Zhang Fei Whips The Government Officer;
He Jin Plots To Kill The Eunuchs.

Dong Zhuo was born in the far northwest at Lintao in the West Valley Land. As the governor

of Hedong, Dong Zhuo himself was arrogant and overbearing. But the day he had treated Liu

Bei with contumely had been his last, had not Liu Bei and Guan Yu restrained their wrathful brother Zhang Fei.

“Remember he has the government commission,” said Liu Bei. “Who are we to judge and slay?”

“It is bitter to take orders from such a wretch. I would rather slay him! You may stay here if you wish to, but I will seek some other place,” said Zhang Fei.

“We three are one in life and in death; there is no parting for us. We will all go hence.”

So spoke Liu Bei, and his brother was satisfied. Wherefore all three set out and lost no time

in traveling until they came to Zhu Jun, who received them well and accepted their aid in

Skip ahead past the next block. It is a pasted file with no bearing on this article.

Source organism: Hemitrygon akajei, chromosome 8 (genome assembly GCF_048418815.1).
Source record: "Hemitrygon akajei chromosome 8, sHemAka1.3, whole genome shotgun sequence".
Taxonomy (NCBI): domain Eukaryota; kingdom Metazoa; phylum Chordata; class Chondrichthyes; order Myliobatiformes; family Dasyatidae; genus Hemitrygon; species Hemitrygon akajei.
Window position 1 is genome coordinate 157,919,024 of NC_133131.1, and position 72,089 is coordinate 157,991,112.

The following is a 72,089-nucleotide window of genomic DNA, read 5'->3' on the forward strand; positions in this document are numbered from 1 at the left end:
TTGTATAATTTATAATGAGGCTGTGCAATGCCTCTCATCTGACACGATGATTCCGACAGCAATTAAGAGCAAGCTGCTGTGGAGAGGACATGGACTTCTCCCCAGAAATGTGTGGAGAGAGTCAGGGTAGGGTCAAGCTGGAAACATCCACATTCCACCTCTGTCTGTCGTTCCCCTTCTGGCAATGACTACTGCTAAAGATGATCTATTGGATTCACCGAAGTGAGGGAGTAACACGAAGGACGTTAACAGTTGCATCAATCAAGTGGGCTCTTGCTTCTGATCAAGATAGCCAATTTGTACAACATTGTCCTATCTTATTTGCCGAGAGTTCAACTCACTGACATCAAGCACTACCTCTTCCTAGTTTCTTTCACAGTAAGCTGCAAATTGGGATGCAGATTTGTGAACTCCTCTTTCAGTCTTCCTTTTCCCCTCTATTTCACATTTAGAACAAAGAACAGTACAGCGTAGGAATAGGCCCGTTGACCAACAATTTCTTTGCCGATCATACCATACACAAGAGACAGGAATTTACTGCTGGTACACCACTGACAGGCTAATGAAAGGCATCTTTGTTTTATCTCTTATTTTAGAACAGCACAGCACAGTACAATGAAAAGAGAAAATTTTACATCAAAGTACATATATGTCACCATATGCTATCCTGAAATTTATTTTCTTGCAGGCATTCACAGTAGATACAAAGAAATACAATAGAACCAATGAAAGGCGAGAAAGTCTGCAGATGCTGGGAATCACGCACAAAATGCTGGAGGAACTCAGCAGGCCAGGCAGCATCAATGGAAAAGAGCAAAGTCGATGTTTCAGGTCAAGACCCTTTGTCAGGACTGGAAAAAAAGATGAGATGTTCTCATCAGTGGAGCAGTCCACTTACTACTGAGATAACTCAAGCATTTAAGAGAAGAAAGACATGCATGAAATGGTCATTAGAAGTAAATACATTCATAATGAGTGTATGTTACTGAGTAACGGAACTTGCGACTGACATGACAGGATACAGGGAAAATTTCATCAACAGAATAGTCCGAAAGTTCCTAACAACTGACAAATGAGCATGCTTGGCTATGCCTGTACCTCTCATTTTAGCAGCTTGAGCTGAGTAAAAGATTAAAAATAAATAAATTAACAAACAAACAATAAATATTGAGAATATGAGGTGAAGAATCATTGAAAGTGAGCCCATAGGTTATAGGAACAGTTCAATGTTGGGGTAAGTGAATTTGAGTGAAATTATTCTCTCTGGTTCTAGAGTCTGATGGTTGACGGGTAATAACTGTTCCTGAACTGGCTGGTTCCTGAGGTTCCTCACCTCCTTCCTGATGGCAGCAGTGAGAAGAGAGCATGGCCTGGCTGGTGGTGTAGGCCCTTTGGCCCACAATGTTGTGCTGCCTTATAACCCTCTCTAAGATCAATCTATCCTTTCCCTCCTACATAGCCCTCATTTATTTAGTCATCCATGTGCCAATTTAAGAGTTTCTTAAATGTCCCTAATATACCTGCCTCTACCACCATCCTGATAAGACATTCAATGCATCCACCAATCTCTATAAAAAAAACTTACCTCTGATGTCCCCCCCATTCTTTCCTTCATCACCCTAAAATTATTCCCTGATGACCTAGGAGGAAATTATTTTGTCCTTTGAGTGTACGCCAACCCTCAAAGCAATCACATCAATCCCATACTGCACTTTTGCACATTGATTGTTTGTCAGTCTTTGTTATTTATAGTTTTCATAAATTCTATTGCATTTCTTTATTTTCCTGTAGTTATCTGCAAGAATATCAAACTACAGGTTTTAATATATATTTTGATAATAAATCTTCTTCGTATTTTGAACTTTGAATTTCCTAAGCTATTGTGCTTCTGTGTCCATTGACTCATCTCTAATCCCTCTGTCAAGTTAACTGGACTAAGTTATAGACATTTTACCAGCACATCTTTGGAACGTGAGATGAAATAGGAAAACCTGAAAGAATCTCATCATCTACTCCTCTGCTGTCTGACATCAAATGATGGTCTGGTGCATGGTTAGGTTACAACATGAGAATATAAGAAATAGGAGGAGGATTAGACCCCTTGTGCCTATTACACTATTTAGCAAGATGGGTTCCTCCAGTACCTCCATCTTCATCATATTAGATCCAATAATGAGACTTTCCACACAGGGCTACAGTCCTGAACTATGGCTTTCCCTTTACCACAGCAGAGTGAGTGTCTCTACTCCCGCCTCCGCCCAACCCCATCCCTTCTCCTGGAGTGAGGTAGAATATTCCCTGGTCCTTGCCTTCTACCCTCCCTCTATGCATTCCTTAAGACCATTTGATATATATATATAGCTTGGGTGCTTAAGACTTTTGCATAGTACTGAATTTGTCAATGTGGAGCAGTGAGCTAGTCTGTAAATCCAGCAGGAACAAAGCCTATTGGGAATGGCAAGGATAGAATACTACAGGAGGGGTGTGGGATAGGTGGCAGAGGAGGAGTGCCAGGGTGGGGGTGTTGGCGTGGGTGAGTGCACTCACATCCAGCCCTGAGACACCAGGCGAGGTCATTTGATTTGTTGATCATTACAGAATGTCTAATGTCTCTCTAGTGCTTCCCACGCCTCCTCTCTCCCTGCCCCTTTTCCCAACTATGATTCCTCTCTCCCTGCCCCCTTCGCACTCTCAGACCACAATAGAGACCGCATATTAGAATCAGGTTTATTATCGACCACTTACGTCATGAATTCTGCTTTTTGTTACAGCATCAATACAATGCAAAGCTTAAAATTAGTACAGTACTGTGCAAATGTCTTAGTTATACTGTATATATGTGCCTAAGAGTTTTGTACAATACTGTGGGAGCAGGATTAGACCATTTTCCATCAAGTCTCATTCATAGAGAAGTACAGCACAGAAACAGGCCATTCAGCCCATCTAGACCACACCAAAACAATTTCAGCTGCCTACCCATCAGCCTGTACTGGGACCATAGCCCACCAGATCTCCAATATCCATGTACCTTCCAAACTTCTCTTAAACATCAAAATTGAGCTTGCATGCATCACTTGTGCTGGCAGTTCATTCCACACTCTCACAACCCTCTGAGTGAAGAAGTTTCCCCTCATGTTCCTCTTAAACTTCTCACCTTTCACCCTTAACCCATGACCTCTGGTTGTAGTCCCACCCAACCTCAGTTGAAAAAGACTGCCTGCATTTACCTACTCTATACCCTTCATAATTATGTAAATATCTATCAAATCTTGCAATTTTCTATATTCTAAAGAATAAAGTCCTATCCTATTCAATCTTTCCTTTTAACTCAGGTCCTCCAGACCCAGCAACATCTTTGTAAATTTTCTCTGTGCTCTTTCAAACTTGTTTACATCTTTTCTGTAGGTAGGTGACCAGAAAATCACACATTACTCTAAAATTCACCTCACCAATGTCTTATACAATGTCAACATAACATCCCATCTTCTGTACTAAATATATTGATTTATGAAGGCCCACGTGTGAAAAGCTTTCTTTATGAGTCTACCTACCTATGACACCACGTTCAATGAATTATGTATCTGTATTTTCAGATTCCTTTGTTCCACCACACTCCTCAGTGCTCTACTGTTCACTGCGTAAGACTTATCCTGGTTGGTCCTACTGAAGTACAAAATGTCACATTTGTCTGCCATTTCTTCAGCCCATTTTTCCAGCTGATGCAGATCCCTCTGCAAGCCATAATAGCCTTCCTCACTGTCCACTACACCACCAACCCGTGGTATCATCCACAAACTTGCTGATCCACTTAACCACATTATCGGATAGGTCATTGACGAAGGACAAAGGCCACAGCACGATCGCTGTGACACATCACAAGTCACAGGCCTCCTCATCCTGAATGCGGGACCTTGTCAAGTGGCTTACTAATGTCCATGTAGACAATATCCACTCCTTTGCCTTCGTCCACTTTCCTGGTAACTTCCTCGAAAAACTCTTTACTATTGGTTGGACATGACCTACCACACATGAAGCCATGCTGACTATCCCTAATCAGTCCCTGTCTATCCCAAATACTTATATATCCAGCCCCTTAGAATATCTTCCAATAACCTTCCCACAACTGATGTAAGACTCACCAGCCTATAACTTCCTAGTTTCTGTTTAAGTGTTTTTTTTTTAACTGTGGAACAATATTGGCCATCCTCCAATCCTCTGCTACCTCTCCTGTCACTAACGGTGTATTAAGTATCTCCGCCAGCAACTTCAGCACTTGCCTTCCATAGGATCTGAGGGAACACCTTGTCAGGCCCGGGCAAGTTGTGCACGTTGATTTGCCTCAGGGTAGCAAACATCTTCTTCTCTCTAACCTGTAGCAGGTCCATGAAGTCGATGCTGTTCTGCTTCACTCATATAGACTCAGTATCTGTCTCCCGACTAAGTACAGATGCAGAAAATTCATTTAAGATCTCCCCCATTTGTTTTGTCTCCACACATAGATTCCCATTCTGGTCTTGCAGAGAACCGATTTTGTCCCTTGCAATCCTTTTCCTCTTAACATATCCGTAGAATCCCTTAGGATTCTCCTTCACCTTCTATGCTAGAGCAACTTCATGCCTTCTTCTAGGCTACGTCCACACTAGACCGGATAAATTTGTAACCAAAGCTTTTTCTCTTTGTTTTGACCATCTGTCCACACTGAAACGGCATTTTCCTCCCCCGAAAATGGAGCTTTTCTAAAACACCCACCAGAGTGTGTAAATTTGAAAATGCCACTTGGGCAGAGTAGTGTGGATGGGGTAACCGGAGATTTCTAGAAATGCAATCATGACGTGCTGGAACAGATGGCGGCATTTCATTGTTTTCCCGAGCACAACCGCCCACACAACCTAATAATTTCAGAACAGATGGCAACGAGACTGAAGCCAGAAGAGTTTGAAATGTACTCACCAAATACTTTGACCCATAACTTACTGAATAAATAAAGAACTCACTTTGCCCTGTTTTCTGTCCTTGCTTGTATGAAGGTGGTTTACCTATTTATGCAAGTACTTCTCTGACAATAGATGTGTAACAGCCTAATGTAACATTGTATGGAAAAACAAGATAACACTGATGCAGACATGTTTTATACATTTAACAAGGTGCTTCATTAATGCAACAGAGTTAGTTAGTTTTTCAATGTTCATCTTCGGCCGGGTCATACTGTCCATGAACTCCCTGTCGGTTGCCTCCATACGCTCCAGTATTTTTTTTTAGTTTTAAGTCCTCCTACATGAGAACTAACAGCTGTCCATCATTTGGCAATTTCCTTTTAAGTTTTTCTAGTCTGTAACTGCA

attacking Zhang Ba. At this time Cao Cao had joined himself to Huangfu Song, and they

were trying to destroy Zhang Lian, and there was a great battle at Quyang.

Zhang Ba was commanding some eighty thousand troops. The rebel had led his army to a strong

position in the rear of the hills. An attack being decided upon, Liu Bei was the van leader. On the

rebel side a general of Zhang Ba, Gao Sheng, came out to offer battle. Liu Bei sent Zhang Fei to smite

Gao Sheng. Out rode Zhang Fei at full speed, his spear ready set. After a few bouts Zhang Fei wounded

Gao Sheng, who was unhorsed. At this Liu Bei signaled the main army to advance.

Then Zhang Ba, while still mounted, loosened his hair, grasped his sword, and uttered his incantations.

Thereupon began the wind to howl and the thunder to roll, while a dense black cloud from the heavens s

ettled upon the field. And therein seemed to be horsemen and footmen innumerable, who swept to attack

the imperial troops. Fear came upon them, and Liu Bei led off his troops, but they were in disorder and

returned defeated.

Zhu Jun and Liu Bei considered the matter.